For most students graduating from middle school, the gift they never wanted to receive was a TI‑84 calculator that was required for next year’s math class. In 2018, middle school graduates in Pennsylvania were gifted a bulletproof shield.
St. Cornelius School, a private school located in Chadds Ford, Pa., gave the entire class of eighth-graders the SafeShield, a 10-by-12-inch, 20-ounce plate that fits in their backpack.
As with any gift, it’s the thought that counts. However, the SafeShield is not likely to keep the students safe from high-powered semiautomatic weapons.
One student told Fox 29: “I never thought I’d need this.”
Rob Vito, the president of Unequal Technology, which makes the shields, presented the students their gifts at Monday’s graduation. Some students were less than thrilled to receive a gift that would suggest imminent gun violence.
Vito, who has two children attending the school, gifted 15 shields to the graduates and 25 to faculty.
Chestercounty.com reports that, while on stage, Vito told the students, “It’s better to have it and not need it than to need it and not have it. This fits into the backpack, and students can forget it’s there, until the moment of need.”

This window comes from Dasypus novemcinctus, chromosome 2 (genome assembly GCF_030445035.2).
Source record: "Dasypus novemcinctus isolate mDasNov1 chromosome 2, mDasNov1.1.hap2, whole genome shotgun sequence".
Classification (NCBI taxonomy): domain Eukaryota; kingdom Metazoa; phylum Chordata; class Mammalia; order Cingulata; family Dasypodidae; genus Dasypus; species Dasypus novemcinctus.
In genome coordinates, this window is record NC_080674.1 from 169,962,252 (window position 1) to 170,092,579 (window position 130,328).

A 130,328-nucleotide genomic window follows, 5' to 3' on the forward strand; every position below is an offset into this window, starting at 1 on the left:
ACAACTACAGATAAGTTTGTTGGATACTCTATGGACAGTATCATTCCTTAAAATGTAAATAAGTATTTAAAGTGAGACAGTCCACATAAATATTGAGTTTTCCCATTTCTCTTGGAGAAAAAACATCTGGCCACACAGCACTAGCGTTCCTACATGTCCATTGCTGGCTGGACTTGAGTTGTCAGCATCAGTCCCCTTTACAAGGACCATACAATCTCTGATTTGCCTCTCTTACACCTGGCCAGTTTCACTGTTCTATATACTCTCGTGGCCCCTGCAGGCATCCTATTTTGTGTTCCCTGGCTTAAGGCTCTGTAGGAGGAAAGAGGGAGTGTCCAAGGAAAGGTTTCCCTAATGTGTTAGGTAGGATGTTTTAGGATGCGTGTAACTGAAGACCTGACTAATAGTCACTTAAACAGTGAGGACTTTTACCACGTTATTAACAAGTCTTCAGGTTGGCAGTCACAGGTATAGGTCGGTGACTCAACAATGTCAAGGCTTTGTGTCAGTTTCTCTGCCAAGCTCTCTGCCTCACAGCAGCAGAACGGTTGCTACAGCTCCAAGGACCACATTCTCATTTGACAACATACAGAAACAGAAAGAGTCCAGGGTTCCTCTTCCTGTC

The shields, according to Vito, render handguns “useless,” including .44 Magnums and .357 SIGs.
Unequal Technology, which typically makes sporting equipment, doesn’t claim that its product will protect against semiautomatic rifles, like the ones commonly used in mass-shooting situations. In the recent attack at Marjory Stoneman Douglas High School in Parkland, Fla., an AR-15 was used to kill 17.
Bulletproof shields, usually used only by military or SWAT teams, typically cost around $300. SafeShield, while less resistant, retails at $150. Schools can also visit the Unequal website and purchase the shields at $99.
Barbara Rosini, the principal, who was originally contacted Vito about the SafeShields, said: “I worry about our kids. We can only protect them so far. This product can make our kids safer. I hope you [the students] keep them with you in high school.”